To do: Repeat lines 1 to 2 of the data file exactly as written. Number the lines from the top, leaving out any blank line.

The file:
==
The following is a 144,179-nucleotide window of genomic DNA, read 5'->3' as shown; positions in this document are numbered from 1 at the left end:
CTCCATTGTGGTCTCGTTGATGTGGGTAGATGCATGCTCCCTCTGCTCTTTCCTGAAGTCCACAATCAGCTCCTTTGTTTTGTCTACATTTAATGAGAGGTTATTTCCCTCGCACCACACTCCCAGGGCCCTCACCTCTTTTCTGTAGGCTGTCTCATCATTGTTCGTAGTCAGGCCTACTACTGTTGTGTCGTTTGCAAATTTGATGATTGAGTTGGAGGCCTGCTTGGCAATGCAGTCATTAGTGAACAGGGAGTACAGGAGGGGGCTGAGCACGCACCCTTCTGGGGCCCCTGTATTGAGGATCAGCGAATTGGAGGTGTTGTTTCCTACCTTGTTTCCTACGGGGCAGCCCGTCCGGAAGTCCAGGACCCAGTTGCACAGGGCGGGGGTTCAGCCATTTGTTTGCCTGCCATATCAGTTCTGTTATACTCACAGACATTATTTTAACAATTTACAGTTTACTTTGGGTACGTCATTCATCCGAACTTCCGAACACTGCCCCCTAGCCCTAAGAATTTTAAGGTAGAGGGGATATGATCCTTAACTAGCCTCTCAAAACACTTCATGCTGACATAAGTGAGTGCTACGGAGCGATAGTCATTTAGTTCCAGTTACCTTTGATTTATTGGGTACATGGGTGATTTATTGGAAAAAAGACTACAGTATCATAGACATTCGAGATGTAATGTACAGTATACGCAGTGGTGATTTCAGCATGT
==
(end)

The following is a 144,179-nucleotide window of genomic DNA, read 5'->3' as shown; positions in this document are numbered from 1 at the left end:
CTCCATTGTGGTCTCGTTGATGTGGGTAGATGCATGCTCCCTCTGCTCTTTCCTGAAGTCCACAATCAGCTCCTTTGTTTTGTCTACATTTAATGAGAGGTTATTTCCCTCGCACCACACTCCCAGGGCCCTCACCTCTTTTCTGTAGGCTGTCTCATCATTGTTCGTAGTCAGGCCTACTACTGTTGTGTCGTTTGCAAATTTGATGATTGAGTTGGAGGCCTGCTTGGCAATGCAGTCATTAGTGAACAGGGAGTACAGGAGGGGGCTGAGCACGCACCCTTCTGGGGCCCCTGTATTGAGGATCAGCGAATTGGAGGTGTTGTTTCCTACCTTGTTTCCTACGGGGCAGCCCGTCCGGAAGTCCAGGACCCAGTTGCACAGGGCGGGGGTTCAGCCATTTGTTTGCCTGCCATATCAGTTCTGTTATACTCACAGACATTATTTTAACAATTTACAGTTTACTTTGGGTACGTCATTCATCCGAACTTCCGAACACTGCCCCCTAGCCCTAAGAATTTTAAGGTAGAGGGGATATGATCCTTAACTAGCCTCTCAAAACACTTCATGCTGACATAAGTGAGTGCTACGGAGCGATAGTCATTTAGTTCCAGTTACCTTTGATTTATTGGGTACATGGGTGATTTATTGGAAAAAAGACTACAGTATCATAGACATTCGAGATGTAATGTACAGTATACGCAGTGGTGATTTCAGCATGT